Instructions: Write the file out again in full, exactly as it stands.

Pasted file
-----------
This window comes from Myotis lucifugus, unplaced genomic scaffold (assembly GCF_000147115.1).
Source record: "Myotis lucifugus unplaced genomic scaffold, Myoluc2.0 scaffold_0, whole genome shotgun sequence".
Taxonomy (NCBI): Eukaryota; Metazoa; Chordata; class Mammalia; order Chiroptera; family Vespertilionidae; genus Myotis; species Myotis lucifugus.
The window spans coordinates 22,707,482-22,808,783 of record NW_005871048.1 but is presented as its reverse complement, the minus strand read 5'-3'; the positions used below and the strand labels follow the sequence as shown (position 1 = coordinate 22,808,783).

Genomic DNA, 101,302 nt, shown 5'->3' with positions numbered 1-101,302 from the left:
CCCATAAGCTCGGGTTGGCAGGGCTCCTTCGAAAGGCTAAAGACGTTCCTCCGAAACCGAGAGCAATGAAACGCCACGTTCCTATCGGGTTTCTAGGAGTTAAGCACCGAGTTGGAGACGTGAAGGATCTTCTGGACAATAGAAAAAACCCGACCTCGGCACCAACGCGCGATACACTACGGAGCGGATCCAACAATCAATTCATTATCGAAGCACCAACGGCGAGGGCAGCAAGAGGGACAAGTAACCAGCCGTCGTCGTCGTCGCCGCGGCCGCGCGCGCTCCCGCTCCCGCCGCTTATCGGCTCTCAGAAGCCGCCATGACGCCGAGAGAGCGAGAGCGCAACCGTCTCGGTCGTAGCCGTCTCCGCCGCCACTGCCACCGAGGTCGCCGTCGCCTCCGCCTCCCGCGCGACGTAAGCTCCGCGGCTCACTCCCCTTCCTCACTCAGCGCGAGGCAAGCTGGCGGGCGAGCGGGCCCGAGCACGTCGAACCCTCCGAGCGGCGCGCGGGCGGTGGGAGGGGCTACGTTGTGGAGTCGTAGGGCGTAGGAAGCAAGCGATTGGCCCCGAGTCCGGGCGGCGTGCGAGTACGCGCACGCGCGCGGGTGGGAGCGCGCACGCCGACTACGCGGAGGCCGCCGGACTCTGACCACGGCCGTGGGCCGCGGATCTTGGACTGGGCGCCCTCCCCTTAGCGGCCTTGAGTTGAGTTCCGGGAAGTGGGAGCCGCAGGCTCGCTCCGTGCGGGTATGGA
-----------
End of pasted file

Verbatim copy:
This window comes from Myotis lucifugus, unplaced genomic scaffold (assembly GCF_000147115.1).
Source record: "Myotis lucifugus unplaced genomic scaffold, Myoluc2.0 scaffold_0, whole genome shotgun sequence".
Taxonomy (NCBI): Eukaryota; Metazoa; Chordata; class Mammalia; order Chiroptera; family Vespertilionidae; genus Myotis; species Myotis lucifugus.
The window spans coordinates 22,707,482-22,808,783 of record NW_005871048.1 but is presented as its reverse complement, the minus strand read 5'-3'; the positions used below and the strand labels follow the sequence as shown (position 1 = coordinate 22,808,783).

Genomic DNA, 101,302 nt, shown 5'->3' with positions numbered 1-101,302 from the left:
CCCATAAGCTCGGGTTGGCAGGGCTCCTTCGAAAGGCTAAAGACGTTCCTCCGAAACCGAGAGCAATGAAACGCCACGTTCCTATCGGGTTTCTAGGAGTTAAGCACCGAGTTGGAGACGTGAAGGATCTTCTGGACAATAGAAAAAACCCGACCTCGGCACCAACGCGCGATACACTACGGAGCGGATCCAACAATCAATTCATTATCGAAGCACCAACGGCGAGGGCAGCAAGAGGGACAAGTAACCAGCCGTCGTCGTCGTCGCCGCGGCCGCGCGCGCTCCCGCTCCCGCCGCTTATCGGCTCTCAGAAGCCGCCATGACGCCGAGAGAGCGAGAGCGCAACCGTCTCGGTCGTAGCCGTCTCCGCCGCCACTGCCACCGAGGTCGCCGTCGCCTCCGCCTCCCGCGCGACGTAAGCTCCGCGGCTCACTCCCCTTCCTCACTCAGCGCGAGGCAAGCTGGCGGGCGAGCGGGCCCGAGCACGTCGAACCCTCCGAGCGGCGCGCGGGCGGTGGGAGGGGCTACGTTGTGGAGTCGTAGGGCGTAGGAAGCAAGCGATTGGCCCCGAGTCCGGGCGGCGTGCGAGTACGCGCACGCGCGCGGGTGGGAGCGCGCACGCCGACTACGCGGAGGCCGCCGGACTCTGACCACGGCCGTGGGCCGCGGATCTTGGACTGGGCGCCCTCCCCTTAGCGGCCTTGAGTTGAGTTCCGGGAAGTGGGAGCCGCAGGCTCGCTCCGTGCGGGTATGGA